click here for publisher's site



Information Technology Law : The Law and Society 3rd ed.
 
(Oxford, 2013); new edition forthcoming in July 2019

The third edition of Information Technology Lawdevelops the discussions of the unique challenges the information society brings to the study of law, with reference to contemporary developments such as state surveillance programmes, and laws, post Snowden; the 2016 General Data Protection Regulation, the "Right to be Forgotten", and the Max Schrems decision; developments in net neutrality regulation; and the development of crypocurrencies (such as BitCoin). 

click here for publisher's site


The Regulation of Cyberspace: Control in the Online Environment (London: Routledge-Cavendish,  2006)

In The Regulation of Cyberspace, Andrew Murray examines the development and design of regulatory structures in the online environment. The book models how all forms of control, including design controls, and market controls, as well as traditional command and control regulation, are applied within the complex and flexible environment of Cyberspace. Drawing on the work of Cyber-regulatory theorists such as Yochai Benkler, Andrew Shapiro and Lawrence Lessig, Murray suggests a model for Cyberspace regulation which acknowledges its complexity. He further suggests how this model can be utilised by regulators to provide a more comprehensive regulatory structure for Cyberspace.

click here for publisher's site


Human Rights in the Digital Age (London: Glasshouse, January 2005); co-edited with M. Klang

The digital age began in 1939 with the construction of the first digital computer. In the 65 years that have followed, the influence of digitisation on our everyday lives has grown steadily and today digital technology has a greater influence on our lives than at any time since its development. This book examines the role played by digital technology in both the exercise and suppression of human rights. The global digital environment has allowed us to reinterpret the concept of universal human rights. Discourse on human rights need no longer be limited by national or cultural boundaries and individuals have the ability to create new forms in which to exercise their rights or even to bypass national limitations to rights. The defence of such rights is meanwhile under constant assault by the newfound ability of states to both suppress and control individual rights through the application of these same digital technologies.
     This book gathers together an international group of experts working within this rapidly developing area of law and technology and focuses their attention on the specific interaction between human rights and digital technology. This is the first work to explore the challenges brought about by digital technology to fundamental freedoms such as privacy, freedom of expression, access, assembly and dignity. It is essential reading for anyone who fears digital technology will lead to the ‘Big Brother’ state.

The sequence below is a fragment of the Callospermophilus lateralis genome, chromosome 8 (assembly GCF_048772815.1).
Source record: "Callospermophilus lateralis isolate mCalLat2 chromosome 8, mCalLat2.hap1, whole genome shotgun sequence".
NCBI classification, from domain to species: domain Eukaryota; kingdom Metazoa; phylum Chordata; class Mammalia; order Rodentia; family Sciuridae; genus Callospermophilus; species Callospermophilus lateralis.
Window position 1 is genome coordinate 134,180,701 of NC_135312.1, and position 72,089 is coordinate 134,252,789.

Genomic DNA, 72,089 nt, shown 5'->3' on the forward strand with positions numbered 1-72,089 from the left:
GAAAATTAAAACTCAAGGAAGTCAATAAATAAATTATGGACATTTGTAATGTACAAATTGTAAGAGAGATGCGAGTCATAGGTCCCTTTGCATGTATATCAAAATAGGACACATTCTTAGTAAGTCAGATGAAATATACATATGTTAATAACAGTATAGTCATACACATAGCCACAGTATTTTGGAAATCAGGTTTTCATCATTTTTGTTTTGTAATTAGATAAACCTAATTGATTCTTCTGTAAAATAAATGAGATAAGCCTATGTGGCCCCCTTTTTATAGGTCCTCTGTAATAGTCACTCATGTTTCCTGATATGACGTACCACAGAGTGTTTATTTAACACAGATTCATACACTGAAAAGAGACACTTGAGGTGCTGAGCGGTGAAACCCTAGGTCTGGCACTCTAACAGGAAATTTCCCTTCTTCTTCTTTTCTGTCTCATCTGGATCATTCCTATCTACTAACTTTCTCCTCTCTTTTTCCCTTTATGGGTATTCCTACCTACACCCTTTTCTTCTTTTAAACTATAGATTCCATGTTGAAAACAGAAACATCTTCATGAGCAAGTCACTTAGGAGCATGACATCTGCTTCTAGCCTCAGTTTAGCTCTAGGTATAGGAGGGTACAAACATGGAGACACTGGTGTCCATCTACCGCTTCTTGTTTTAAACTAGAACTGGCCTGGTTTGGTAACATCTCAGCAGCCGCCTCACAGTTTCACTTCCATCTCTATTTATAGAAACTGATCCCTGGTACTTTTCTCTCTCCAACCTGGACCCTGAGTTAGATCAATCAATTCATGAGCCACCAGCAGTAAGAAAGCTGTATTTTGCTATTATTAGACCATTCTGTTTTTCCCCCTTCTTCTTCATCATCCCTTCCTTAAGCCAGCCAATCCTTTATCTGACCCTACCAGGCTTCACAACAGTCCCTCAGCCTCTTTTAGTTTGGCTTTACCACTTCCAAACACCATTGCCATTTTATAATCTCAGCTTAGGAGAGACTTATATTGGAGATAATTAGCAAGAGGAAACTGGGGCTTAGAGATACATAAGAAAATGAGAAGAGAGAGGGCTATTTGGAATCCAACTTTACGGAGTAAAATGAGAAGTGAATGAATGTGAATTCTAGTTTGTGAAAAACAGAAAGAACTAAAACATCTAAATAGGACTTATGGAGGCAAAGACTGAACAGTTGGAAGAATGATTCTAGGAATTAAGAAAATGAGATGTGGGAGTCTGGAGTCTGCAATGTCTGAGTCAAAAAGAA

click here for publisher's site

Articles

  

New Page 2

'A Principled Approach to Net Neutrality' SCRIPT-ed, (2016)Vol.13.(2) pp.118-143 (with Lucie Audibert)

'Comparing Surveillance Powers: UK, US, and France' LSE Law Policy Briefing Papers: SPECIAL ISSUE: The Investigatory Powers Bill (14/2015)

'Ensuring the Rule of Law' LSE Law Policy Briefing Papers: SPECIAL ISSUE: The Investigatory Powers Bill (12/2015) (with Bernard Keenan)

'The value of analogue educational tools in a digital educational environment' European Journal of Law and Technology (2015) 6 (1) pp.1-16

'Cyberspace Regulation' in D Levi-Faur(ed), Handbook On The Politics Of Regulation (Edward Elgar, 2011)

'Transparency, Scrutiny and Responsiveness: Fashioning a Private Space within the Information Society'  (2011) 82 The Political Quarterly 509

'Nodes and Gravity in Virtual Space' (2011) 5 Legisprudence 195

'Volume Litigation: More Harmful than Helpful?' Computers and Law 2009, 20(6), 43-45

'Symbiotic Regulation'  The John Marshall Journal of Computer & Information Law (2008) 26 (2) pp.207-228

'The Reclassification of Extreme Pornographic Images' (2009) 72 Modern Law Review, 73-90

'Conceptualising the Post-Regulatory (Cyber)state.', 287-315 in Brownsword R. & Yeung K. (eds) Regulating Technologies : Legal Futures, Regulatory Frames and Technological Fixes (Hart, Oxford, 2008)

‘Contracting Electronically in the Shadow of the E-Commerce Directive’ in Edwards (ed), The New Legal Framework for E-Commerce (Oxford: Hart, December 2005)

‘Should States Have a Right to Informational Privacy?’ in Klang & Murray (eds.), Human Rights in the Digital Age (London: Glasshouse, January 2005)

'La Regulacion de Los Contratos Electronicos: Una Comparación Entre La Posicion Europea y Norteamericana' [2004] 2 Foro de Derecho Mercantil Revista Internacional 75-97 (Reprinted [2005] 1 Revista de Derecho de la Empresa119-140)

‘Regulation and Rights in Networked Space’ (2003) 30 Journal of Law and Society 187-216.2

‘Controlling the New Media: Hybrid Responses to New Forms of Power’ (2002) 65 Modern Law Review 491-516 (with Colin Scott)

‘The Use of Trade Marks as Meta Tags: Defining the Boundaries’ (2000) 8 International Journal of Law and Information Technology 263-284.